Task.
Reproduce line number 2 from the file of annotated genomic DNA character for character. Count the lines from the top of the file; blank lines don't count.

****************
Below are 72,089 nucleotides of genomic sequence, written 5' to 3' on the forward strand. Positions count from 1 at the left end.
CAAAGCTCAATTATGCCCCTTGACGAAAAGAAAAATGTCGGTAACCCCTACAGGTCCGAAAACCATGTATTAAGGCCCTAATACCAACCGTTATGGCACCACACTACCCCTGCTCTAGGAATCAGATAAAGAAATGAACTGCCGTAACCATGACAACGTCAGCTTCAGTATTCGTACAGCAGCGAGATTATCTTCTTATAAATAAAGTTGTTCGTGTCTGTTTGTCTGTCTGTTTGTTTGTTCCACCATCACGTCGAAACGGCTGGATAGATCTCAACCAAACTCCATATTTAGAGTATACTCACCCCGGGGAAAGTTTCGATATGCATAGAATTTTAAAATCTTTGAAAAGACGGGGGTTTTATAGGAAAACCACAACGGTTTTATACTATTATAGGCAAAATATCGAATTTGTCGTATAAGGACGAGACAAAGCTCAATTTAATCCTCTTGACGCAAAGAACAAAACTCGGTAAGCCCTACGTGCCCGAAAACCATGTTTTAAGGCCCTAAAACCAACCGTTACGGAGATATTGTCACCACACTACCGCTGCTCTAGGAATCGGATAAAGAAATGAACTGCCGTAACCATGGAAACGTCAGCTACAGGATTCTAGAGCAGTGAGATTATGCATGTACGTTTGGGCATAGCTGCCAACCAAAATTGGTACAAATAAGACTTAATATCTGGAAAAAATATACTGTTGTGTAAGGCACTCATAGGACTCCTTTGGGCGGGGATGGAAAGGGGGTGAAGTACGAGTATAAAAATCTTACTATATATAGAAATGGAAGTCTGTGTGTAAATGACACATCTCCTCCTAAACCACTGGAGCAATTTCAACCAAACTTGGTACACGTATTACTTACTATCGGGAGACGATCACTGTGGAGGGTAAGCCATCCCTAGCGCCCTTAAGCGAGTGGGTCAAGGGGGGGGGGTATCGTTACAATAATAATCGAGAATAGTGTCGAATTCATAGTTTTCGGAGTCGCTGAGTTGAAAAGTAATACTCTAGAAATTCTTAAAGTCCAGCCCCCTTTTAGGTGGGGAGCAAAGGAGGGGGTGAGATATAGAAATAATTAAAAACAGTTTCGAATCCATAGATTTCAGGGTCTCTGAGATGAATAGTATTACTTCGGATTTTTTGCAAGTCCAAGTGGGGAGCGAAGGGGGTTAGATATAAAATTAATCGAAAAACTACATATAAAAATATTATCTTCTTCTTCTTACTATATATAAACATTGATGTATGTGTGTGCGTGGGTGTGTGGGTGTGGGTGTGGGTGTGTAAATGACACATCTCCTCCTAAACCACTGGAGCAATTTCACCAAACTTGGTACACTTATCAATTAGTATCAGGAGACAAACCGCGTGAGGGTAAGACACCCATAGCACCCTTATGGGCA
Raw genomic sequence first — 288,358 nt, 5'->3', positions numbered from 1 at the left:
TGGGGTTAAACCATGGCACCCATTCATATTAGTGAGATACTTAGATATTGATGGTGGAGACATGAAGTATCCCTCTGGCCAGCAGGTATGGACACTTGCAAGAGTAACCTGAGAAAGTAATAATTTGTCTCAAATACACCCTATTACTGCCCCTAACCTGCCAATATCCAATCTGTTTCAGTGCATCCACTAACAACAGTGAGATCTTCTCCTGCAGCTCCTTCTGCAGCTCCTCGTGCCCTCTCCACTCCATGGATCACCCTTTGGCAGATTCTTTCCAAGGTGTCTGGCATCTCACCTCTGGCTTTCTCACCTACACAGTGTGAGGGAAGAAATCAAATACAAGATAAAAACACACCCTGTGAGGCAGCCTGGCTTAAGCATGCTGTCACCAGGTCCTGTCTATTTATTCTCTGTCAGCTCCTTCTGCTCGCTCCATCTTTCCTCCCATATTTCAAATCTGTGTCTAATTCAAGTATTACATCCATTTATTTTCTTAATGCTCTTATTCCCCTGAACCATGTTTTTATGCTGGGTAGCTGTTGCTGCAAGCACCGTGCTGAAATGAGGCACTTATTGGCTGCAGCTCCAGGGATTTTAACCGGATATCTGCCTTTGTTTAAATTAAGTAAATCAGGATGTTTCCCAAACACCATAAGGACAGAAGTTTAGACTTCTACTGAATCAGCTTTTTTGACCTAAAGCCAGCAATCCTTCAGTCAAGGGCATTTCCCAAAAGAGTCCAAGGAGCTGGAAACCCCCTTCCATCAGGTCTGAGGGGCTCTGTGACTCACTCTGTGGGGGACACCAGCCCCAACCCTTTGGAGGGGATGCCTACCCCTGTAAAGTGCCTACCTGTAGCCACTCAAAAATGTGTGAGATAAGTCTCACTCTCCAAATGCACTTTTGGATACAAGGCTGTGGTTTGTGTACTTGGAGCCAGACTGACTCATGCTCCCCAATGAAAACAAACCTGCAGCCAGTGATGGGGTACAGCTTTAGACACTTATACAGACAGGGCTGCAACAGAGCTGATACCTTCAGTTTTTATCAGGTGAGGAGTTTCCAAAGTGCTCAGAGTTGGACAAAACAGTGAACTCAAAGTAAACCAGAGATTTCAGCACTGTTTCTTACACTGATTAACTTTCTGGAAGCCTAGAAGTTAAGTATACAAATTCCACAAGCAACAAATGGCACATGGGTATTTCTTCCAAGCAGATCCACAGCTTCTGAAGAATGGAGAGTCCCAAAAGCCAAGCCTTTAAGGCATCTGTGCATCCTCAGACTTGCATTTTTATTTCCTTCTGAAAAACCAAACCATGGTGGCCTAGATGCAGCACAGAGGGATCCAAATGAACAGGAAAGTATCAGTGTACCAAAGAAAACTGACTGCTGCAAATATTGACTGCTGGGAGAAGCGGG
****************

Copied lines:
CAAAGCTCAATTATGCCCCTTGACGAAAAGAAAAATGTCGGTAACCCCTACAGGTCCGAAAACCATGTATTAAGGCCCTAATACCAACCGTTATGGCACCACACTACCCCTGCTCTAGGAATCAGATAAAGAAATGAACTGCCGTAACCATGACAACGTCAGCTTCAGTATTCGTACAGCAGCGAGATTATCTTCTTATAAATAAAGTTGTTCGTGTCTGTTTGTCTGTCTGTTTGTTTGTTCCACCATCACGTCGAAACGGCTGGATAGATCTCAACCAAACTCCATATTTAGAGTATACTCACCCCGGGGAAAGTTTCGATATGCATAGAATTTTAAAATCTTTGAAAAGACGGGGGTTTTATAGGAAAACCACAACGGTTTTATACTATTATAGGCAAAATATCGAATTTGTCGTATAAGGACGAGACAAAGCTCAATTTAATCCTCTTGACGCAAAGAACAAAACTCGGTAAGCCCTACGTGCCCGAAAACCATGTTTTAAGGCCCTAAAACCAACCGTTACGGAGATATTGTCACCACACTACCGCTGCTCTAGGAATCGGATAAAGAAATGAACTGCCGTAACCATGGAAACGTCAGCTACAGGATTCTAGAGCAGTGAGATTATGCATGTACGTTTGGGCATAGCTGCCAACCAAAATTGGTACAAATAAGACTTAATATCTGGAAAAAATATACTGTTGTGTAAGGCACTCATAGGACTCCTTTGGGCGGGGATGGAAAGGGGGTGAAGTACGAGTATAAAAATCTTACTATATATAGAAATGGAAGTCTGTGTGTAAATGACACATCTCCTCCTAAACCACTGGAGCAATTTCAACCAAACTTGGTACACGTATTACTTACTATCGGGAGACGATCACTGTGGAGGGTAAGCCATCCCTAGCGCCCTTAAGCGAGTGGGTCAAGGGGGGGGGGTATCGTTACAATAATAATCGAGAATAGTGTCGAATTCATAGTTTTCGGAGTCGCTGAGTTGAAAAGTAATACTCTAGAAATTCTTAAAGTCCAGCCCCCTTTTAGGTGGGGAGCAAAGGAGGGGGTGAGATATAGAAATAATTAAAAACAGTTTCGAATCCATAGATTTCAGGGTCTCTGAGATGAATAGTATTACTTCGGATTTTTTGCAAGTCCAAGTGGGGAGCGAAGGGGGTTAGATATAAAATTAATCGAAAAACTACATATAAAAATATTATCTTCTTCTTCTTACTATATATAAACATTGATGTATGTGTGTGCGTGGGTGTGTGGGTGTGGGTGTGGGTGTGTAAATGACACATCTCCTCCTAAACCACTGGAGCAATTTCACCAAACTTGGTACACTTATCAATTAGTATCAGGAGACAAACCGCGTGAGGGTAAGACACCCATAGCACCCTTATGGGCA